President Ilham Aliyev says his country's troops have freed 23 more villages from Armenian occupation, a day after liberating the key town of Shusha in landlocked region.

Azerbaijan's President Ilham Aliyev says Shusha town has critical importance in liberating the entire Armenia-occupied Karabakh.
Azerbaijan's President Ilham Aliyev says Shusha town has critical importance in liberating the entire Armenia-occupied Karabakh. (AFP)

Azerbaijan's military has retaken almost two dozen villages from Armenian occupation as fighting continues inside the South Caucasian region of Nagorno-Karabakh, a site of deadly clashes since late September.

On Monday, Azerbaijan’s President Ilham Aliyev announced that his country's troops have freed 23 more villages in the ongoing clashes.

Azerbaijan's army has liberated five cities, three towns and nearly 240 villages as well as some strategic hills from Armenian forces' occupation since it launched an operation in Nagorno-Karabakh region on September 27.

Also on Monday, the self-declared Defence Ministry of the Karabakh region said its military reported 44 new casualties, pushing its military death toll to 1,221 since fighting began in late September.

Azerbaijan has not shared its military casualties yet.

Strategic town of Shusha

The latest success comes a day after Baku retook the key town of Shusha from the Armenian soldiers and militants. 

The fortress town sits on cliffs around 15 km from Nagorno-Karabakh's largest city Stepanakert and on the main road to Armenia.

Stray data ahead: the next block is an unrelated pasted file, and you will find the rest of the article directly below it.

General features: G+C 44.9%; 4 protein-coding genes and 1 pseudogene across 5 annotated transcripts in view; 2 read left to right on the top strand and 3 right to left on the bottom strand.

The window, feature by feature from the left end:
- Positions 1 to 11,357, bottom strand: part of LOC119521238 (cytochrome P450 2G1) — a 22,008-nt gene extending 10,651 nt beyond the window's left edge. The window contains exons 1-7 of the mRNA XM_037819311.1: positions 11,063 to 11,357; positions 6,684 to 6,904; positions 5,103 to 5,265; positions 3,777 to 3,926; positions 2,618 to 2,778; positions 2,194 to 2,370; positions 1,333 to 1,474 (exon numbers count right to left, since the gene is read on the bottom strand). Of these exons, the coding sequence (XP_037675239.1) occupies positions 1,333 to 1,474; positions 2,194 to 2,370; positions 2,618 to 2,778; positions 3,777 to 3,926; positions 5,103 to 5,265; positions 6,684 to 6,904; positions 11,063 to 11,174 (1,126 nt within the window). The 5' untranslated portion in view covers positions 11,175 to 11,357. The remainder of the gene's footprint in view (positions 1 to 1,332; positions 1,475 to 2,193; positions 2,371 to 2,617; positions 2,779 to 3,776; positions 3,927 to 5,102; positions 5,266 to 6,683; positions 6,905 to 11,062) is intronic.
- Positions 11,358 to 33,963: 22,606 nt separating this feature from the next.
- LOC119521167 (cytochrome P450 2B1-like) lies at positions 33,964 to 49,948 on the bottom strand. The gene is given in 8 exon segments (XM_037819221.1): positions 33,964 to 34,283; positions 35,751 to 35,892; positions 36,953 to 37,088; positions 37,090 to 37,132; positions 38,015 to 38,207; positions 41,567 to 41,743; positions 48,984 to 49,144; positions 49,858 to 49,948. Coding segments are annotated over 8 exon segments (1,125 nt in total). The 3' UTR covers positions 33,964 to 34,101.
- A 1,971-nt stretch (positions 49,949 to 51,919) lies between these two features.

"After 28 years, the adhan [call to prayer] will be heard in Shusha," Aliyev said in his address to the nation on Sunday, adding Shusha has critical importance in liberating the entire Armenia-occupied Karabakh.

On Monday, Armenian forces in Karabakh said they're no longer in control of Shusha, the enclave's second-largest city, and Azerbaijan's soldiers are closing in on the main city Hankendi (or Stepanakert).

READ MORE: Occupied Nagorno-Karabakh: Azerbaijan retakes Shusha from Armenian forces

Three-decade occupation

Relations between the two former Soviet republics over Nagorno-Karabakh have remained tense since 1991 with the latest clashes starting in September. 

Since then, three ceasefires have been violated.

Armenia has been accused of attacking Azerbaijani settlements and killing civilians.

About 20 percent of Azerbaijan's territory – including Upper Karabakh and seven adjacent regions – has been under Armenian occupation for nearly three decades.

President Erdogan on Monday said Turkey was supporting Azerbaijan, which has been forced to take up this fight against Armenian oppression in the face of no viable alternative resolutions.

While world powers have called for a sustainable ceasefire, Turkey has supported Baku's right to self-defence and demanded the withdrawal of Armenia's occupying forces.

READ MORE: Erdogan, Putin discuss Upper Karabakh

Source: TRTWorld and agencies